Category Archives: Rationality

Brandwashed: The World of Advertising Exposed

What do the following sentences have in common? “Mommy, I want Milka chocolate. Kids who eat it always look so happy…”, “Daddy, let´s go and eat in McDonalds. If have a toy from Happy Meal, other children will admire me.”, “Are you sure you want this computer? It´s not…you know, Apple.”, “How can you use other wash powder than Ariel? It was proven to be the best!”

Correct. They expose the way companies manipulate us to crave their products. As Martin Lindstrom in his Brandwashed shows, there are way more tricks to persuade us to buy stuff we don´t need than we dare to imagine. Let´s have a look at some of them.

1. The Ideal You. All companies love this strategy. If you buy their lipstick/cookies/perfume/add-a-product here, your lips will always have exactly the right shade of red, you will never be lonely again (because everybody wants to hang out with someone with the XY cookies) and always smell like a bunch of roses with a drop of morning dew. Who wouldn´t like that? The trouble is that such an “ideal you” will never exist, because no matter how much fancy stuff you buy, there will always be something you “cannot exist without”, as they would put it.

2. Fear, fear and … fear. If you don´t use this soap, you will catch a terrible disease. If you don´t read this book, the society will disapprove of you. If you… Wait a minute. Most of the threats we hear about in adverts are things we never knew before they existed! We would probably not be much afraid of indigestion, but when we hear how dangerous it potentially may be, we go and gorge ourselves on those super-healthy yogurts. Not-so-fun fact: In Japan, mothers who were “conditioned” by TV advertising to be afraid of germs and hence disinfected every single thing in the household actually made lives of their kids worse, as those could not adapt to a “normal” dirty world, because their immunity was not trained to deal with bacteria and what have you.

3. Sex. Sure, sex sells. Half-naked women have become a norm when it comes to advertising cars, “hidden” references to sex are practically everywhere, including anti-smoking campaigns – and don´t get me started on the whole Photoshop craze (see a nice response to super-thin models here). It may be a great tool to lure customers into buying something, but becomes rather horrifying when you realise that kids as young as 10 (or younger) are exposed to this as well. Not-fun fact: According to Mr. Lindstrom, the average age of children who see a porn site for the first time in their life is 11 years of age.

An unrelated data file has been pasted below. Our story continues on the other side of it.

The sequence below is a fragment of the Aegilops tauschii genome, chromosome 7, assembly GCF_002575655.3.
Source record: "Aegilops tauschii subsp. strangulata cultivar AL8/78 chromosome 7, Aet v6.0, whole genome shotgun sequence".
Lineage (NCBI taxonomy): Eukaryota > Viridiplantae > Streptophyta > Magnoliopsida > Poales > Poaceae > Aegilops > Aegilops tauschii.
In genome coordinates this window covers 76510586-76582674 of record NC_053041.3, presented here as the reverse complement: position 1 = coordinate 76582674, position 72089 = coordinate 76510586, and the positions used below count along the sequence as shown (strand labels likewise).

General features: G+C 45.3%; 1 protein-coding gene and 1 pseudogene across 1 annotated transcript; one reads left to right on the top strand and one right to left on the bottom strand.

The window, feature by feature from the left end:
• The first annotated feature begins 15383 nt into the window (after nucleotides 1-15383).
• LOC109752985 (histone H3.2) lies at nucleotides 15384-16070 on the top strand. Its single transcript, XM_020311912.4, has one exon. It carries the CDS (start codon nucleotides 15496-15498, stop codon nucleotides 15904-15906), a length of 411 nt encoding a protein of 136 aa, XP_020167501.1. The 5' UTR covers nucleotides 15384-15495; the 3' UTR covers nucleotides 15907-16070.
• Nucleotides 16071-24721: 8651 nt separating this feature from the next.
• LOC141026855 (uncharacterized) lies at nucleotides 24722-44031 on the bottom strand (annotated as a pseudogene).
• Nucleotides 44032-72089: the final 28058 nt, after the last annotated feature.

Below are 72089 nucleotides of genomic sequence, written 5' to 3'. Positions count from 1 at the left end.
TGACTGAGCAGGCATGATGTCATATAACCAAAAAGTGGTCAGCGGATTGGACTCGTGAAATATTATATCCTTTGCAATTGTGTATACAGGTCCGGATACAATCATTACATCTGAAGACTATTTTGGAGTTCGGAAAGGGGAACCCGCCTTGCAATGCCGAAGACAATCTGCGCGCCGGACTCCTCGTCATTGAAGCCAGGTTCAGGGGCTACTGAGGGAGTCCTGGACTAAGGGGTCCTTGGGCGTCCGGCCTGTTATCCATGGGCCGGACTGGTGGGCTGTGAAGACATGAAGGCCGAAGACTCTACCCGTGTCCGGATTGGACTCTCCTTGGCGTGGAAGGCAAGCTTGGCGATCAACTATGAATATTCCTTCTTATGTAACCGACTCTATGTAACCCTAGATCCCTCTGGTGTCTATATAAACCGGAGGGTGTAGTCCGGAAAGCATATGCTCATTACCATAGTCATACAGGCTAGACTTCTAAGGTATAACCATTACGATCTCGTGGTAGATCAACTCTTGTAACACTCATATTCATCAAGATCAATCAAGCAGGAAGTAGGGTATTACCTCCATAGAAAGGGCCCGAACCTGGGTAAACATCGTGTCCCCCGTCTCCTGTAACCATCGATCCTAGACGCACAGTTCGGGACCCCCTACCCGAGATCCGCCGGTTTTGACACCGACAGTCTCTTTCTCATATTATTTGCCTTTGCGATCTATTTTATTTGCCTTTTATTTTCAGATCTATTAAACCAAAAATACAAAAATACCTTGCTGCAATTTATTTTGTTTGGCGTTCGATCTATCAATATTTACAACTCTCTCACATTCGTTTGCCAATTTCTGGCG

So here we go. Are you appalled? Surprised? Disgusted? Indifferent? You may be thinking “Well, then just don´t buy branded things!” But unfortunately (?) – this is not an option in the 21st century (try it yourself – for a month, I dare you!): No mobile phone, no games, no branded clothes, no branded food (including your favourite cereals, jam, pasta, juice, beer and pizza), no music (right, not even Lady Gaga), no books or newspapers… The list can go on.

So if “not buying” is not the solution, what is? Well, to me it is mere knowing a) that we are being manipulated and tricked, b) how we are manipulated (our hopes and fears are being exploited) and c) that not everything said on TV is true. The solution is to become a customer who is aware of the hype created around some products and who is able to put a shiny package aside and judge based on the content of the box, rather than just its colour and the face of Justin Bieber on it.

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Posted by on 20 February, 2012 in Rationality


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The Pain of Closing Doors aka Human Rationality vol. 2

Studying at a university while not having a single clue what your major is going to be is silly. Applying for ten different positions and then experiencing an excruciating pain in deciding which ones to decline is unnecessary and unreasonable. Going out with more than one girl is outright hazardous. Yet, some people keep on repeatedly finding themselves “trapped” because of their irrational and poor decision making. Why?

Fun fact intermezzo: According to Dan Ariely, humans are very good at creating new ways to kill themselves: If the mortality attributable to bad decision-making was 10% one hundred years ago, today the figure can be as high as 45%. (Think of extreme sports, smoking, alcohol, diabetes…) Not something to be proud of, if you ask me.

The special aspect of human irrationality I would like to expose here is our inability to “close doors”. We all somewhat tend to keep on postponing decisions. Not just the small ones like what to have for dinner, but – more importantly – the big ones like which subjects to study or which career path to choose. The natural instinct is to keep as many options (“doors”) open for as long as possible; however, this often leads to less-informed, more rushed and overall worse decisions.